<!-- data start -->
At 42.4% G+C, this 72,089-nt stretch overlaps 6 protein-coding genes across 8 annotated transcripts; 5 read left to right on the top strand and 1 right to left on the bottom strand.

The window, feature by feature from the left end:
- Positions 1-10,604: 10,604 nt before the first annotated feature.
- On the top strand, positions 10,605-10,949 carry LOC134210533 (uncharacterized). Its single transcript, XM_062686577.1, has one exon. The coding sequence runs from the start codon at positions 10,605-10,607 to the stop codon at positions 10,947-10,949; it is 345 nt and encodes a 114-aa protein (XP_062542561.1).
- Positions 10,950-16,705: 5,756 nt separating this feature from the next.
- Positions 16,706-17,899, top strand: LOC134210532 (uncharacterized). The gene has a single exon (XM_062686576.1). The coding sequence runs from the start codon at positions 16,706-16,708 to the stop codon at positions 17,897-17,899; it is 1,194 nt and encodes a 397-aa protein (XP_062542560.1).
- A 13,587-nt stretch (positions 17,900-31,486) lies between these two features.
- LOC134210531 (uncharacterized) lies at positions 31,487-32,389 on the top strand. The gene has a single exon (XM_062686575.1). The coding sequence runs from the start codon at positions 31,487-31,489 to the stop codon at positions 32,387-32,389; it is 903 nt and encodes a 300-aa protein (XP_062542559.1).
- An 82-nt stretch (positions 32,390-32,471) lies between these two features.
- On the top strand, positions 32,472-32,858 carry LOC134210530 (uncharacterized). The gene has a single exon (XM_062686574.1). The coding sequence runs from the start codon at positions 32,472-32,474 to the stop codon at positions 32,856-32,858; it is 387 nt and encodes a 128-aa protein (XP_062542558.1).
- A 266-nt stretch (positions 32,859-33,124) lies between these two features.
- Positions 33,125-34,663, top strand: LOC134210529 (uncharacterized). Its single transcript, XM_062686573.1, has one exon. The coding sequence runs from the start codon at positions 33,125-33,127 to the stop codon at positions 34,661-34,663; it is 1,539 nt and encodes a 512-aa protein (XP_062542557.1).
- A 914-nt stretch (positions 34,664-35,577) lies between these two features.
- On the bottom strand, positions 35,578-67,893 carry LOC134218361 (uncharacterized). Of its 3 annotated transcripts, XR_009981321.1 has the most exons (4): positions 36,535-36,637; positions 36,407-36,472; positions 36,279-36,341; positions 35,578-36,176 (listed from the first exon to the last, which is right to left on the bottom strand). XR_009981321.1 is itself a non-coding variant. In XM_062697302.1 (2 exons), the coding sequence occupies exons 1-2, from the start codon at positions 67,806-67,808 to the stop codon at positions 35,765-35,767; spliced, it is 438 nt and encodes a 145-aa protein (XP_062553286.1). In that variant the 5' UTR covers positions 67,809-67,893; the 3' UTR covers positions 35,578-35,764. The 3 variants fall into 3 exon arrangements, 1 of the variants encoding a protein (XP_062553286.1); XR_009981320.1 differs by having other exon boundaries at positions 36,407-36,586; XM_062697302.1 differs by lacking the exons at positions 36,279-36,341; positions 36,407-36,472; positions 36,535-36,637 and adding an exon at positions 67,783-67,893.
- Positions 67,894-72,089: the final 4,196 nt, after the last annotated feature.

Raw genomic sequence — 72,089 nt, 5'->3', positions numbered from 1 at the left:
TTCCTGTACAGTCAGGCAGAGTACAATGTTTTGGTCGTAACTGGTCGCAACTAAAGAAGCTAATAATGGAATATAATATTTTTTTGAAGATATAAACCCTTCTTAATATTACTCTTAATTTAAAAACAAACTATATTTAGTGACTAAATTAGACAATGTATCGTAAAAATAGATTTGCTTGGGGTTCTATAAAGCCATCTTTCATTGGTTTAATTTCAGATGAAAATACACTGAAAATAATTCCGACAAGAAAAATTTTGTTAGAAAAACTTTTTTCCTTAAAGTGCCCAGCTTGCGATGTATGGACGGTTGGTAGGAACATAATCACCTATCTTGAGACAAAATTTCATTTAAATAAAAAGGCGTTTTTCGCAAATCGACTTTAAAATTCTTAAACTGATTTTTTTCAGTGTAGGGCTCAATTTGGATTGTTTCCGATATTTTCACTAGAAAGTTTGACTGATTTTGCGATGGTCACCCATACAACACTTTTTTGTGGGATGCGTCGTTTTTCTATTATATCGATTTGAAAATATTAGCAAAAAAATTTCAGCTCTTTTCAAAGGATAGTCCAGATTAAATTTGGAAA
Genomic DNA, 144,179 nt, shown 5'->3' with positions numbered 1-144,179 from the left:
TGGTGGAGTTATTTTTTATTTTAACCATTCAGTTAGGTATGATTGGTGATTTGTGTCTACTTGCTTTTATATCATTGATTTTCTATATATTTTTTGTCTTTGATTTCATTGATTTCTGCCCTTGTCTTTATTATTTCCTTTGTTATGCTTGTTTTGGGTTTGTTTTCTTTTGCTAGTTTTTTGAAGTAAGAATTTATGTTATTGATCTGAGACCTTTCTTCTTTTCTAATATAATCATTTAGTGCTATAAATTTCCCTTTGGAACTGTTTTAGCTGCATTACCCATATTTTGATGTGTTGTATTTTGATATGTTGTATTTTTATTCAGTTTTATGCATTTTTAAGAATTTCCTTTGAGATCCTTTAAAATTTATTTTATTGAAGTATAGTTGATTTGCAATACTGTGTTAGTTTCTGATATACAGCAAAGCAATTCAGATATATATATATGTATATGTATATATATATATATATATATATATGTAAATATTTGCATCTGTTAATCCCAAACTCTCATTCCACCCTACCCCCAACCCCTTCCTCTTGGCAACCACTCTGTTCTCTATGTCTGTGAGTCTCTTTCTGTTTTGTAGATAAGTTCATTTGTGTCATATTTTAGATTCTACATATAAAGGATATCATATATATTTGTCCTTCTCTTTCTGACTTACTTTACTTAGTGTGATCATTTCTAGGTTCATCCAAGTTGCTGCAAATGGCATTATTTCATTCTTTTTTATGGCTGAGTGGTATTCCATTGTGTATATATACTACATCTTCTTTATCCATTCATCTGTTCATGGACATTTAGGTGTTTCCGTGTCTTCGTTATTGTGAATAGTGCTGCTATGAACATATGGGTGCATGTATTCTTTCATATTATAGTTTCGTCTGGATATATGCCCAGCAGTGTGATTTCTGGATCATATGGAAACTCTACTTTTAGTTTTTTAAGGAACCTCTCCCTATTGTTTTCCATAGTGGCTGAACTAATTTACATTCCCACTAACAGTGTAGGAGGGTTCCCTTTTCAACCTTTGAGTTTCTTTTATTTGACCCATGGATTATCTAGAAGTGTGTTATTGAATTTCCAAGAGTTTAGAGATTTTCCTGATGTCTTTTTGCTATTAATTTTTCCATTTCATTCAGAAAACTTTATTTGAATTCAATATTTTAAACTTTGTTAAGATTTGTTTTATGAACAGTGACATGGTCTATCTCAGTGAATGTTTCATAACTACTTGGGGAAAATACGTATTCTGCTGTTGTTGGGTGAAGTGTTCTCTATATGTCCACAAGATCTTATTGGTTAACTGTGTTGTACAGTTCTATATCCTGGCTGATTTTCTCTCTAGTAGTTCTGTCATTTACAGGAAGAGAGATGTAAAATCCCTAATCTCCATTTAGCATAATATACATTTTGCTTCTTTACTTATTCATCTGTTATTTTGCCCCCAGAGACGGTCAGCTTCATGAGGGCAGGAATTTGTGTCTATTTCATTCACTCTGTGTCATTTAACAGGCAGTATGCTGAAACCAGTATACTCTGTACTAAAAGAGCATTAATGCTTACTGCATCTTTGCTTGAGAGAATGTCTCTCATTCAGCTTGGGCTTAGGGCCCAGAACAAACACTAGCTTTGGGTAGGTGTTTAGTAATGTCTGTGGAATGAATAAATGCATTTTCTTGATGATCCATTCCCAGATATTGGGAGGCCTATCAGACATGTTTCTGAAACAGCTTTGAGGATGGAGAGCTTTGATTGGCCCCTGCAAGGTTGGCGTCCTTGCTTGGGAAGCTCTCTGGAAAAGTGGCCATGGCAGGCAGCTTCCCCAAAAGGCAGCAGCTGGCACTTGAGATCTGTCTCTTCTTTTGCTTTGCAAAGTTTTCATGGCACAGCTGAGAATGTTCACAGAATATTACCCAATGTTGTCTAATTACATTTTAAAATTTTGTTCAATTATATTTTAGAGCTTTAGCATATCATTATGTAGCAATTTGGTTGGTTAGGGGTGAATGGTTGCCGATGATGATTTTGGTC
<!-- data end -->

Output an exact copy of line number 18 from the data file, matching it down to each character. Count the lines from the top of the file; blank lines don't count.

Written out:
Genomic DNA, 144,179 nt, shown 5'->3' with positions numbered 1-144,179 from the left: